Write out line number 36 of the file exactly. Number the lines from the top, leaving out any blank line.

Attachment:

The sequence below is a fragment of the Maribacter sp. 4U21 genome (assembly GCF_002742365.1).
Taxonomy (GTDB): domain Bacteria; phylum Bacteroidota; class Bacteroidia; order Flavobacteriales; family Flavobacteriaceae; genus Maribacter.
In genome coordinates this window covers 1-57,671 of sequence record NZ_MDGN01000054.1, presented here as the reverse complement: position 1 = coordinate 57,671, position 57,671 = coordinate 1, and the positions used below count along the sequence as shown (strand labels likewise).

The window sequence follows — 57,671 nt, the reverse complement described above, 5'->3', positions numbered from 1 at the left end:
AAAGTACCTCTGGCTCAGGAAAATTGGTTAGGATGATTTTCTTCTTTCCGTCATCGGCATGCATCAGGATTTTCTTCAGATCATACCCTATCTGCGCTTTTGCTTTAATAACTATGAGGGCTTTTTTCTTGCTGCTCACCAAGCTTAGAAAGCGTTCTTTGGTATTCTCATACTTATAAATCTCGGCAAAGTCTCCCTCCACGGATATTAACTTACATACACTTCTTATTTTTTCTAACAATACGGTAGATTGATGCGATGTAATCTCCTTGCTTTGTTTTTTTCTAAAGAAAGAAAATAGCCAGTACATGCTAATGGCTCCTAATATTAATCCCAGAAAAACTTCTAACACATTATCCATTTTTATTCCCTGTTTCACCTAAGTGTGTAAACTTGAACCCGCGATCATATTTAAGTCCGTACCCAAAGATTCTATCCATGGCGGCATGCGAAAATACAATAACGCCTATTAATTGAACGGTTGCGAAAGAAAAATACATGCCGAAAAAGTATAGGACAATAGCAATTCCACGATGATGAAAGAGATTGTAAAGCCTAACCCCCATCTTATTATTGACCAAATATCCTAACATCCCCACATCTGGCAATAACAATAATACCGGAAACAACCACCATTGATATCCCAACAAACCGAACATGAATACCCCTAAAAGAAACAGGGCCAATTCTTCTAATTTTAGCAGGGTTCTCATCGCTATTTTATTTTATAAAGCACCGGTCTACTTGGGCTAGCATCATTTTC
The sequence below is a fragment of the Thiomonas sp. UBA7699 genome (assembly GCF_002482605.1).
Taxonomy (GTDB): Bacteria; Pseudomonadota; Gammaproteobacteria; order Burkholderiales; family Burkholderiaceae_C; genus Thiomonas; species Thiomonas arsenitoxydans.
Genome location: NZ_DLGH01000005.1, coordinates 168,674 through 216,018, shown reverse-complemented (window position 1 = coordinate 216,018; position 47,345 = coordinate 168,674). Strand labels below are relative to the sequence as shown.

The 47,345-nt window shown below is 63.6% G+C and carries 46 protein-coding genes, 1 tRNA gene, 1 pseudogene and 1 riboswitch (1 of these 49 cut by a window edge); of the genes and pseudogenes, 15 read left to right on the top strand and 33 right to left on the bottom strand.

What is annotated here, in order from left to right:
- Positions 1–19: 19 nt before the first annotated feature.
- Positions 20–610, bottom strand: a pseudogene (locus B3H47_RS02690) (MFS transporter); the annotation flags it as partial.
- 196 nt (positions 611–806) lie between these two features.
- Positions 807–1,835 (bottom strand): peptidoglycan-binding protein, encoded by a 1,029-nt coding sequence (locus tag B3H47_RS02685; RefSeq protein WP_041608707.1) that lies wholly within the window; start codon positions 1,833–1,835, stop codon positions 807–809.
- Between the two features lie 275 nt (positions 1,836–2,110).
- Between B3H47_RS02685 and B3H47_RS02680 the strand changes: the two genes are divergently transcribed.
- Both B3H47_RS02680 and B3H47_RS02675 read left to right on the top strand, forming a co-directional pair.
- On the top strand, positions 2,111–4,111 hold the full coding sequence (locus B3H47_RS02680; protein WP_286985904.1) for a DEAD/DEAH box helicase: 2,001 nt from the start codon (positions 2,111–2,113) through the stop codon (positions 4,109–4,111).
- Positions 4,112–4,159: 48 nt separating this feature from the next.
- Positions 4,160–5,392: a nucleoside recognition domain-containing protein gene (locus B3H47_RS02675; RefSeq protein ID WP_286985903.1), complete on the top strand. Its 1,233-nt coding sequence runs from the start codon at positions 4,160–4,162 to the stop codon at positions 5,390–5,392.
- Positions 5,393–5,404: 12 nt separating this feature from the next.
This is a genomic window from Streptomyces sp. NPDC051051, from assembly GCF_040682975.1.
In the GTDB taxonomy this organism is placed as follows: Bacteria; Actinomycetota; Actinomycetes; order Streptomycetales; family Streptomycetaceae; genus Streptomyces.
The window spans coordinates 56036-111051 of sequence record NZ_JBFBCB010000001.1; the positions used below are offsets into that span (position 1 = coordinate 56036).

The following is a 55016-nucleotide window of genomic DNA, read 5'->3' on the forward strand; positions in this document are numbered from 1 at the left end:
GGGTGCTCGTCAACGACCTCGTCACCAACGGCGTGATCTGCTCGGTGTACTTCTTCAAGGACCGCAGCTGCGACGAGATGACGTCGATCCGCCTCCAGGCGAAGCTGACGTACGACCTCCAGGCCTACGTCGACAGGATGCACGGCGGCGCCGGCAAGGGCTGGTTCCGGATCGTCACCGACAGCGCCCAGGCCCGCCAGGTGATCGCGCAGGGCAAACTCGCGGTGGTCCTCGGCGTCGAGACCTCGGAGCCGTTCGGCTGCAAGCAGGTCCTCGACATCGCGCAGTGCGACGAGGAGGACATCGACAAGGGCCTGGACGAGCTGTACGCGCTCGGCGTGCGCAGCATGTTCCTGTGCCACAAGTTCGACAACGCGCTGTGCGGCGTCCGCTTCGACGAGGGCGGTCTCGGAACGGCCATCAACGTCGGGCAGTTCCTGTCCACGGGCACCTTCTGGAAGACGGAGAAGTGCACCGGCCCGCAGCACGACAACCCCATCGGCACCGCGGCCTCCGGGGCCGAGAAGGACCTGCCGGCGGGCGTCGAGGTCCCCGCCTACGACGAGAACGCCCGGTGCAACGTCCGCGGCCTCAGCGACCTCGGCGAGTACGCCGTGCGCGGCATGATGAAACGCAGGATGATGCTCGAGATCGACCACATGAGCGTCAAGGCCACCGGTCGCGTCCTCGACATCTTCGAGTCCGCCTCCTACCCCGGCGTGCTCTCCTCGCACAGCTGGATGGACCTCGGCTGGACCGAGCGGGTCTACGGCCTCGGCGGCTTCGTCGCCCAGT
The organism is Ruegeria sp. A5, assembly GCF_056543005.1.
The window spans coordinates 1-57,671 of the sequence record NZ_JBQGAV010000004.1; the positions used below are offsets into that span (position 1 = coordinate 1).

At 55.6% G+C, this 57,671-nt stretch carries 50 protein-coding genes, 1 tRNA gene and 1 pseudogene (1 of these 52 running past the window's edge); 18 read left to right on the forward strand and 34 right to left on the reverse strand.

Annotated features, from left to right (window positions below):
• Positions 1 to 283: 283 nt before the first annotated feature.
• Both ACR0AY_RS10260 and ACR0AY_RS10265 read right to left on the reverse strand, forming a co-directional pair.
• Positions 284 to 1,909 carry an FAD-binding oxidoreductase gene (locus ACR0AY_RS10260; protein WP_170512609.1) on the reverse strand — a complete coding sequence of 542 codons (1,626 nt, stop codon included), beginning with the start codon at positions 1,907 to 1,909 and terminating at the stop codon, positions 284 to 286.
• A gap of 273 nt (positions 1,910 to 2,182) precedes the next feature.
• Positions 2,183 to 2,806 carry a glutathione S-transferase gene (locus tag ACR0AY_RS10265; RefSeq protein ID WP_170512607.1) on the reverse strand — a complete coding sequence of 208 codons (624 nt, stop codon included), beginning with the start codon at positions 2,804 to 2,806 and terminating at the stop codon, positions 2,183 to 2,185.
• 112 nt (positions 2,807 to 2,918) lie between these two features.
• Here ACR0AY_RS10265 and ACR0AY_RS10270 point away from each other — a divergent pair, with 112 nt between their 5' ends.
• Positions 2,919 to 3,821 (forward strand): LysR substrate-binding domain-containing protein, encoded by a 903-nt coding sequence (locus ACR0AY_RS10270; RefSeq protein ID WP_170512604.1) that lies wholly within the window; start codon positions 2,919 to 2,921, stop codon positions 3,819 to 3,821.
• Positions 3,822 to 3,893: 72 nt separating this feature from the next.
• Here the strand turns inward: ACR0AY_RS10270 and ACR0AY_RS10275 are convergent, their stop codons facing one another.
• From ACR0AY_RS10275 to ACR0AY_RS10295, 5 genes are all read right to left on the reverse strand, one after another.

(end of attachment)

• 112 nt (positions 2,807 to 2,918) lie between these two features.